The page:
Quote of the Day: A College Degree

 

“In the end, a college degree is either valuable or it isn’t. If it’s valuable, it will pay for itself. If it’s not valuable, no one should pay for it. Either way, there’s no reason for the government to be involved in higher education. The more involved it does get, the worse the problem becomes.” — Antony Davies

If one could graph the decline of the institutes of higher education in this country, it would follow a curve inverse to the level of government involvement in academia. I am not talking about the 19th-century land grant schools created by the Morell Act. Yes, state and federal governments established colleges and funded them over the next 100 years, but it was a period of benign neglect. The government pretty well let the institutions run themselves.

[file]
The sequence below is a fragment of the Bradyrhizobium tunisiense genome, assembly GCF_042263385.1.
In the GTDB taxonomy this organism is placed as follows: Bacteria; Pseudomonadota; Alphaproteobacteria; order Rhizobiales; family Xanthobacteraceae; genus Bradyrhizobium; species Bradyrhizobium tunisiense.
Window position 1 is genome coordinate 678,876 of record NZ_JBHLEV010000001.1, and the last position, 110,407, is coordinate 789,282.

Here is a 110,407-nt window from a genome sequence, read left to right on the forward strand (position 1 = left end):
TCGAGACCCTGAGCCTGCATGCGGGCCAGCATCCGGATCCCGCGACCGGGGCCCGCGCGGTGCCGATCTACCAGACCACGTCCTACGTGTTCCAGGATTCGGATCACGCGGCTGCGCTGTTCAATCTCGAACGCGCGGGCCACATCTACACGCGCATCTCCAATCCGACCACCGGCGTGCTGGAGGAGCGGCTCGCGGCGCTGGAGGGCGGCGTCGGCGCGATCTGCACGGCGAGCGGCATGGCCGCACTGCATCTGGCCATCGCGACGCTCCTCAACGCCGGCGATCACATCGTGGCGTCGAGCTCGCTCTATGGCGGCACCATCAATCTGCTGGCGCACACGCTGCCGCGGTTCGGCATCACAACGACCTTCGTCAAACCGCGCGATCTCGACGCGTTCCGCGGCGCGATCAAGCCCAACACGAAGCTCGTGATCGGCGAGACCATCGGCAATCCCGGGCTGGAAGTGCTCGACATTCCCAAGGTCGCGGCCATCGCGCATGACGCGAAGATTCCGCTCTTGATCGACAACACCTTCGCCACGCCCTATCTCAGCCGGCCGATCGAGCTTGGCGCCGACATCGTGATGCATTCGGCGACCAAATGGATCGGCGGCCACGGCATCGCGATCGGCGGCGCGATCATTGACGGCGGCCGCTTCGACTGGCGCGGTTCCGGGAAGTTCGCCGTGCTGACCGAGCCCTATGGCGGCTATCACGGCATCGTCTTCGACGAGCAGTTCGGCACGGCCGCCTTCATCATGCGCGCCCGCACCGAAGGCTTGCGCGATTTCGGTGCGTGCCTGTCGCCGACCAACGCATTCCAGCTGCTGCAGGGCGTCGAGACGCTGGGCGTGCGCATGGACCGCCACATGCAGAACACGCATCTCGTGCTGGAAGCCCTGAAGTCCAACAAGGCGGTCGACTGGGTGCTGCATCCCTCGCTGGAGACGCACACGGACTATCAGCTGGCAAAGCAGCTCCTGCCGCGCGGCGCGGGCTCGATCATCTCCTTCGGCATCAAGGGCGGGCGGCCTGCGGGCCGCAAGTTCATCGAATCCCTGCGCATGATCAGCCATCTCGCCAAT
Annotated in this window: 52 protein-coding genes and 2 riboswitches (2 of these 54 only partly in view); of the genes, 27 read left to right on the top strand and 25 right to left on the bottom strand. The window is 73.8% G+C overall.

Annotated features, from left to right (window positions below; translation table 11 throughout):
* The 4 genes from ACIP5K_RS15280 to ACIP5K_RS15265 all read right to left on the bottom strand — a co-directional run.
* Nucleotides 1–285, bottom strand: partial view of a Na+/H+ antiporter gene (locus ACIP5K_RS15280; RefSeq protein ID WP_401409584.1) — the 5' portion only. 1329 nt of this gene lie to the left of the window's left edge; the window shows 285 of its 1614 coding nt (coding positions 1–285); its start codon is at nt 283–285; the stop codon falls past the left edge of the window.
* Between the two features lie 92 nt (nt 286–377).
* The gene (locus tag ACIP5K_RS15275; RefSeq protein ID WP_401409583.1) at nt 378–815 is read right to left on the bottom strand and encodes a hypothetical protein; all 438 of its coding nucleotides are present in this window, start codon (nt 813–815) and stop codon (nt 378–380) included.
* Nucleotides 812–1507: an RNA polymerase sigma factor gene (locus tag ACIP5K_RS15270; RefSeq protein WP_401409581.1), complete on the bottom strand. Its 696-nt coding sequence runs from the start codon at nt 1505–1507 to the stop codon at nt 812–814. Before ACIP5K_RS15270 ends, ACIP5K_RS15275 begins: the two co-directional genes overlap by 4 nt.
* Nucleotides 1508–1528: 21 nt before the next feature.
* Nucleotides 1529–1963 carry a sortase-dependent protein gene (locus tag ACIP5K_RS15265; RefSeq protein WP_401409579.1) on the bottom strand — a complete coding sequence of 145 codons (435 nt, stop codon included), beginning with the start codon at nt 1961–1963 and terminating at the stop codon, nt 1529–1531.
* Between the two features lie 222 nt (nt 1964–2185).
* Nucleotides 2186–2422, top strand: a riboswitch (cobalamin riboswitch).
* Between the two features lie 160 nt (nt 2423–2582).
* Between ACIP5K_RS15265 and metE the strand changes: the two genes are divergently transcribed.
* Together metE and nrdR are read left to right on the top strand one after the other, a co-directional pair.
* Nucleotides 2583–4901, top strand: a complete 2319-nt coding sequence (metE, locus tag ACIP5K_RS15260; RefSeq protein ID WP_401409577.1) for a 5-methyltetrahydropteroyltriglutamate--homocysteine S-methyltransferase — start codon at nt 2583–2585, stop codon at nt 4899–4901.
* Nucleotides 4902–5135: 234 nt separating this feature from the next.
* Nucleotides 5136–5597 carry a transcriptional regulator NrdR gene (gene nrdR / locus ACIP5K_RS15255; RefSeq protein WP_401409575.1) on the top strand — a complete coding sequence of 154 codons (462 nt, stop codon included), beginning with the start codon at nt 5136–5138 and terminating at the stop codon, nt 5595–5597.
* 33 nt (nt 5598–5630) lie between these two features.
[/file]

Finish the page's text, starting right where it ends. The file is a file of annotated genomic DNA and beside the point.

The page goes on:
Those schools were also subject to market forces. If they produced an inferior product, customers (students) found another school to attend. (Or skipped college. Many highly successful people led productive careers absent a university degree, including intellectuals like H. L. Mencken.) Even the GI Bill did not change universities. It just made a higher education available to millions who otherwise would not have had the opportunity to attend. It increased the pool of consumers, but not the high-quality product offered.

The change started with Sputnik in 1957 and went fully into the weird with the 1971 Supreme Court’s Griggs v. Duke Power Co. decision.  The former created the illusion the West had fallen behind the Soviet Union in science and technology. The solution was for the federal government to Do Something about it. That something involved fostering what is now called STEM education and funding scientific research.